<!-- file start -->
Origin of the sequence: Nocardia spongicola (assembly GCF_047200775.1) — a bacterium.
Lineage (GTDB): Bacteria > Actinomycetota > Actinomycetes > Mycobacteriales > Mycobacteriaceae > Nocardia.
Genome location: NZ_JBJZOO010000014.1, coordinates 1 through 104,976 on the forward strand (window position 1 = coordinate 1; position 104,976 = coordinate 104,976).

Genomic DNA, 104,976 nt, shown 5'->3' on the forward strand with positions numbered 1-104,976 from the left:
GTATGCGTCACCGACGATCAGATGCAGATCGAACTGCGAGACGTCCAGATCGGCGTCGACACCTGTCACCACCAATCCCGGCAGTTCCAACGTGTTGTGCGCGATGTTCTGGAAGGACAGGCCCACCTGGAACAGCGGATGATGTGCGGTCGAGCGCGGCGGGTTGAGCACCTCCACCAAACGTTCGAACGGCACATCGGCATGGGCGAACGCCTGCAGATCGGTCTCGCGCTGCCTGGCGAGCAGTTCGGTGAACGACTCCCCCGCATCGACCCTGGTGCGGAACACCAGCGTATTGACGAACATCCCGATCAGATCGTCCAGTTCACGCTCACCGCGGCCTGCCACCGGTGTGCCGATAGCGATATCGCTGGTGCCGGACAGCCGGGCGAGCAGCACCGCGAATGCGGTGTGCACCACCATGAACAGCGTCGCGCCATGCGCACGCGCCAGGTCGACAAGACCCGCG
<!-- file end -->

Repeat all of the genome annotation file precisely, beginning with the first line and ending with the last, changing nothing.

Origin of the sequence: Nocardia spongicola (assembly GCF_047200775.1) — a bacterium.
Lineage (GTDB): Bacteria > Actinomycetota > Actinomycetes > Mycobacteriales > Mycobacteriaceae > Nocardia.
Genome location: NZ_JBJZOO010000014.1, coordinates 1 through 104,976 on the forward strand (window position 1 = coordinate 1; position 104,976 = coordinate 104,976).

Genomic DNA, 104,976 nt, shown 5'->3' on the forward strand with positions numbered 1-104,976 from the left:
GTATGCGTCACCGACGATCAGATGCAGATCGAACTGCGAGACGTCCAGATCGGCGTCGACACCTGTCACCACCAATCCCGGCAGTTCCAACGTGTTGTGCGCGATGTTCTGGAAGGACAGGCCCACCTGGAACAGCGGATGATGTGCGGTCGAGCGCGGCGGGTTGAGCACCTCCACCAAACGTTCGAACGGCACATCGGCATGGGCGAACGCCTGCAGATCGGTCTCGCGCTGCCTGGCGAGCAGTTCGGTGAACGACTCCCCCGCATCGACCCTGGTGCGGAACACCAGCGTATTGACGAACATCCCGATCAGATCGTCCAGTTCACGCTCACCGCGGCCTGCCACCGGTGTGCCGATAGCGATATCGCTGGTGCCGGACAGCCGGGCGAGCAGCACCGCGAATGCGGTGTGCACCACCATGAACAGCGTCGCGCCATGCGCACGCGCCAGGTCGACAAGACCCGCG